Specifically, the 16 projects, and their related engine types, were as follows. For the JT8D. they included an improved high-pressure turbine air seal, high-pressure turbine blade, and a trenched tip high-pressure compressor. JT9D improvements for the high-pressure turbine included a  ceramic outer seal, a thermal barrier coating, active clearance control, and new fan technology. CF6 improvements were a new fan, a front mount for the engine, a short core exhaust nozzle, improved aerodynamics for the high-pressure turbine, a roundness control for the turbine, and active clearance controls for the turbine. There were two other aircraft-related projects: a nacelle drag reduction for the DC-9 and compressor bleed reduction for the DC-10. The ECI Performance Improvement program was significant thanks to its success after only a few’ years of research, testing, and development. According to Jeffrey Ethell,“By 1982 most of the improved components were flying and saving fuel, giving the companies involved a firm leg up in the commercial aircraft marketplace, w here they were being challenged by foreign competition."14
The Engine Diagnostics program focused on analyzing and testing the JT9D and CF6 engines.   Pan Am engineers considered this to be the “most significant work” of the ECI program. An often-used logo for the Engine Diagnostics program was an engine with a human face, frowning, tongue sticking out. and arms clasped over its midsection. A country doctor hunched over it, tools sticking out of his pockets, examining an x-ray machine, diagnosing a w ay to “cure the sick engine.” While just a caricature, it did simplistically convey the fundamental goals of this program. The engine “illnesses” were the performance losses they experienced as their flight hours increased. The “doctors” were the Lewis engineers, whose job was to determine the mechanical sources of these problems and recommend ways to “cure" the sick machines. Their recommendations could keep existing engines healthy and help to prevent the deterioration of future engines.3*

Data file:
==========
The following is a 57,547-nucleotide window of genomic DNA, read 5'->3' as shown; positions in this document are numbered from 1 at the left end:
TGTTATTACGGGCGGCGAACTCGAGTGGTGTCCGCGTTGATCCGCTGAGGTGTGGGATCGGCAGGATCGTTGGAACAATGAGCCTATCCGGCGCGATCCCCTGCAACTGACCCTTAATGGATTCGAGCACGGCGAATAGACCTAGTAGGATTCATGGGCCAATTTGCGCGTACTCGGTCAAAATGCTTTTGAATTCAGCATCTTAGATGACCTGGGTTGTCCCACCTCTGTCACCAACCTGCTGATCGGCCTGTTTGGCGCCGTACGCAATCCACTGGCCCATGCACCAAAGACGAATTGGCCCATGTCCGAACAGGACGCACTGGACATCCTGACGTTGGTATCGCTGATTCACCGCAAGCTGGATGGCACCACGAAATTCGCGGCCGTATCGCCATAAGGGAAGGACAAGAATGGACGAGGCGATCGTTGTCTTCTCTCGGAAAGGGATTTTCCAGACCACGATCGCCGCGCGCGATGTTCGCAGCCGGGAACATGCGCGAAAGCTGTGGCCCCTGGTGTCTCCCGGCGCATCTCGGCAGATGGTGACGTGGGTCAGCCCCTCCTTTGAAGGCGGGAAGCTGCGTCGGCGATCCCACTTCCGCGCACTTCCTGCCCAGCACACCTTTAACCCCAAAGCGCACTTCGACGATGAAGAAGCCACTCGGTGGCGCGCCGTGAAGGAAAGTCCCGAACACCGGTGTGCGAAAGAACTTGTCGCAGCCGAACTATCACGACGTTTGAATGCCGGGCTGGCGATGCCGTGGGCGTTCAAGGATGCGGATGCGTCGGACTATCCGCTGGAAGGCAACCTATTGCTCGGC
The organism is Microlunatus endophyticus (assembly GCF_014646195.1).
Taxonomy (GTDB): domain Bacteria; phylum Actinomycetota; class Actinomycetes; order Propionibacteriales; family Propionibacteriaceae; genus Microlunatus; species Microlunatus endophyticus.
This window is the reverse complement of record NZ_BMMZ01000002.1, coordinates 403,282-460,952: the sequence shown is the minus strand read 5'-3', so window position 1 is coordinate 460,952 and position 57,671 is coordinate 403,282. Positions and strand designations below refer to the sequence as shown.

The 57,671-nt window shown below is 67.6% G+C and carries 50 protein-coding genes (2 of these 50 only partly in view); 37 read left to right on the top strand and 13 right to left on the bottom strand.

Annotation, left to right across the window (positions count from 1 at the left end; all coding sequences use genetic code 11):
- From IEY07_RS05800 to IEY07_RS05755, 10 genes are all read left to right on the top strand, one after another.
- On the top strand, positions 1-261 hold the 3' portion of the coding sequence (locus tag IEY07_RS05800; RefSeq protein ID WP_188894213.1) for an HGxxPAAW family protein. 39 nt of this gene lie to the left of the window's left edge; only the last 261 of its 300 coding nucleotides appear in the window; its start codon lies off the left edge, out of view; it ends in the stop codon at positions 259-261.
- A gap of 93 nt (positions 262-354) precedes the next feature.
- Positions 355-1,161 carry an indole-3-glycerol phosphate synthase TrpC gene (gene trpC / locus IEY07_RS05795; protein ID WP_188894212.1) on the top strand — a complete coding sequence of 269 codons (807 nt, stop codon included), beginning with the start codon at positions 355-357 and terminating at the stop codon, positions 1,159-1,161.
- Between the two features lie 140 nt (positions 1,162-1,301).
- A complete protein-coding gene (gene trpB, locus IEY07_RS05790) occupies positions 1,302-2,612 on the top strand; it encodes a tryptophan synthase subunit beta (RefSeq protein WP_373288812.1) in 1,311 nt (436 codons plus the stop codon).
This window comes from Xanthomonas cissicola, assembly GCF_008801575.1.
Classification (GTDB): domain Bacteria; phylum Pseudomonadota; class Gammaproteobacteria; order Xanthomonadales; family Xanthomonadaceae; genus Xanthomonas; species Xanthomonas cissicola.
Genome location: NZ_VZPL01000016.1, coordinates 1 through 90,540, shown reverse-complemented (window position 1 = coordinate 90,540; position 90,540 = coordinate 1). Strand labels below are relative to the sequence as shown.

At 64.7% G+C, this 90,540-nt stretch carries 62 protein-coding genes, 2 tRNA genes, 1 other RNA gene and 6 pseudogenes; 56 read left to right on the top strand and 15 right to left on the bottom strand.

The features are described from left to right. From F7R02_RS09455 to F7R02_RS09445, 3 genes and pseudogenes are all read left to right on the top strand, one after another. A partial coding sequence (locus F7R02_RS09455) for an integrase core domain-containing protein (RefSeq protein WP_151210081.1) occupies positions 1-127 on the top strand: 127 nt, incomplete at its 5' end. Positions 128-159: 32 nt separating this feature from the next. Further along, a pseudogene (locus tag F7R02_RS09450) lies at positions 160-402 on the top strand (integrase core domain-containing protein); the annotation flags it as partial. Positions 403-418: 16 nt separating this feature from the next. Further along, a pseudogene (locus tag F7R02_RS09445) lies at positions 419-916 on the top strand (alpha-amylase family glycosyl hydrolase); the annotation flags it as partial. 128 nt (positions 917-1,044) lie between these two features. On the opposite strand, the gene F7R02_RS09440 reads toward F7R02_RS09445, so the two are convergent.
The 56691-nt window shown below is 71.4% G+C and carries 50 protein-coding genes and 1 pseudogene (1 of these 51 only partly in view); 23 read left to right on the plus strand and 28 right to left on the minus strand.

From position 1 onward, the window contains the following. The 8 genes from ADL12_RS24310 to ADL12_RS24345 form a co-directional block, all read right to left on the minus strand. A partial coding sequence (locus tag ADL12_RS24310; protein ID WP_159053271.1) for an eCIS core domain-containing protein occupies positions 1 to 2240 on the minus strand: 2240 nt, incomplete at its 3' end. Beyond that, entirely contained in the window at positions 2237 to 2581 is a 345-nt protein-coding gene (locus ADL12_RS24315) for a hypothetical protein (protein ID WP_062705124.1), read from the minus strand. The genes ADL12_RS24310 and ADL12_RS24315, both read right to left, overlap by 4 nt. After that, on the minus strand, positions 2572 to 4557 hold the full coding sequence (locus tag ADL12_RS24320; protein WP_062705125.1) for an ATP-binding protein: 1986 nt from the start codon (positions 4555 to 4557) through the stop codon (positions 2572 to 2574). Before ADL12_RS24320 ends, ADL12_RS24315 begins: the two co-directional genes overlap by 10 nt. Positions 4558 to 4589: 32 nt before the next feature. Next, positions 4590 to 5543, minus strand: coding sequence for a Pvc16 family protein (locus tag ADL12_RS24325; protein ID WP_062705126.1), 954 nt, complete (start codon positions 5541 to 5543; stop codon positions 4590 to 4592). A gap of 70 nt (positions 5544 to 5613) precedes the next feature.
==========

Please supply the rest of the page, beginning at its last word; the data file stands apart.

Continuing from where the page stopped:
One known problem with these or any type of engines wfas that over time, various components begin to deteriorate because of operational stresses, which included combustors that w’arped because of continual fluctuation in temperatures from hot to cold, compressor blades whose tips w’ore down over time, seals that began to leak hot gases, and turbine blades eroding from high temperatures. Other types of damage could occur when foreign objects such as stones or dust entered the engines on the runway and caused dents, breaks, or scratches to the fan blades. The engines were durable and could typically tty for 10.000 hours before they needed major maintenance, but during that time, the engine slowly became less and less fuel efficient because of small degradations that did not compromise the safety of the aircraft. Furthermore, the major maintenance sessions never restored the engines to their original levels of fuel efficiency. Pan American engineers said that prior to the ECI Engine Diagnostics program, “engine deterioration had been largely a matter of educated guessing, speculation, and hand-waving.”” This deterioration became the focus of the Engine Diagnostics program, and engineers estimated that by preventing these wear-and-tear issues, aircraft would become more fuel efficient.
Engine Diagnostics engineers from NASA, General Electric, and Pratt & Whitney began their work by evaluating the existing data on performance deterioration from the airline industry and engine manufacturers. The data included in-flight recordings, ground-test data, and information on how frequently various parts were repaired and replaced. Additional data, needed on the JT9D and CF6. were obtained though special monitoring devices, as well as analysis gained from a complete teardown and evaluation of the engines. Special ground tests were developed to experiment with short – and long-term performance deterioration. These ground tests helped engineers simulate operating conditions to determine the sources of component deterioration. From the data they collected, they identified certain components whose failure rates could be improved upon/1*
One concern, raised by Pratt & Whitney, was that the deterioration information on its engines was being used by its competitors. Its company slogan was “Dependable Engines," and extensive publications as to how they deteriorated over time was. in its opinion, damaging to its reputation;